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EA+ in action

In May 2020 Kimiora asked her credit union to close her account. The account was not closed and a direct debit Kimiora had set up to a charity continued to be paid from her account, withdrawing the remaining $52 that was in her account and overdrawing the account by about $300.

Kimiora contacted us in January 2024 because she had received a letter from the credit union warning her that they intended taking debt recovery action for the overdrawn balance. Kimiora was surprised to hear from the credit union and said it was the credit union’s fault that her account was overdrawn because if they had closed her account, as she had asked, the direct debits would not have continued.

To resolve her complaint, Kimiora said she wanted the credit union to pay her $52 and agree not to take recovery action for the $300 overdrawn balance.

The credit union had no record of Kimiora asking them to close the account and were confused about Kimiora’s complaint, saying that she had continued to use the account after she said she had closed it. The credit union could not see a $52 credit balance in the account at any time.

The credit union offered to refund the interest that had been charged on the overdraft but said they could not close the account until Kimiora paid the overdrawn balance.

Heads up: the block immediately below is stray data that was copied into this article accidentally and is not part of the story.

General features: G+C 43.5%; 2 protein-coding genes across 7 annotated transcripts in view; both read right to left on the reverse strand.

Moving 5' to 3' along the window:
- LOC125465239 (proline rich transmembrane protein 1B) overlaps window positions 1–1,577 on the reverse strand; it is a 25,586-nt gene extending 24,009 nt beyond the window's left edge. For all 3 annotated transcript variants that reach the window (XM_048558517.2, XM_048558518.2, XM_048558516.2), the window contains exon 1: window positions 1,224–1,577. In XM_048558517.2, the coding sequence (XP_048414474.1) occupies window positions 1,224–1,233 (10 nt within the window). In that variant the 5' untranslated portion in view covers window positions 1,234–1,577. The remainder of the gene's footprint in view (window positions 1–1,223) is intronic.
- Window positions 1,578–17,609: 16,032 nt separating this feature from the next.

Kimiora did not accept the credit union’s response, maintaining they had not closed her account as she had asked. Kimiora did not agree she should have to pay the overdrawn balance.


We identified this complaint as being suitable for our EA+ service. Our EA+ service allows us to be involved shortly after the complaint has exhausted a participant’s internal complaints process where we think we might be able to help the parties resolve the complaint without a full investigation.

We agreed the account statements did not match with Kimiora’s understanding of what had happened and that she could have stopped the direct debit herself. However, sometimes dispute resolution is not about the rights and wrongs, but about what it will take to resolve the complaint. We asked the credit union if they would agree to write off the $300 owing on the account, but not refund the $52 credit balance Kimiora had referred to, to resolve Kimiora’s complaint. The credit union agreed to this.


We spoke to Kimiora and asked if she would accept the credit union’s offer to write-off the $300 residual debt. We explained that it appeared to us that she had also contributed to the situation by not cancelling the direct debit. Kimiora agreed to forgo the $52 credit refund she believed was owed to her and accepted the credit union’s offer to write-off the overdrawn balance and close her account.

Insights for participants

Although the credit union could possibly have resolved this complaint without our help, we appreciated their willingness to work with us to resolve the complaint. They responded quickly to our requests for information and were available when we needed to talk to them. We were able to resolve this complaint in a matter of days without the need for a full investigation that would have cost the credit union more in time and money.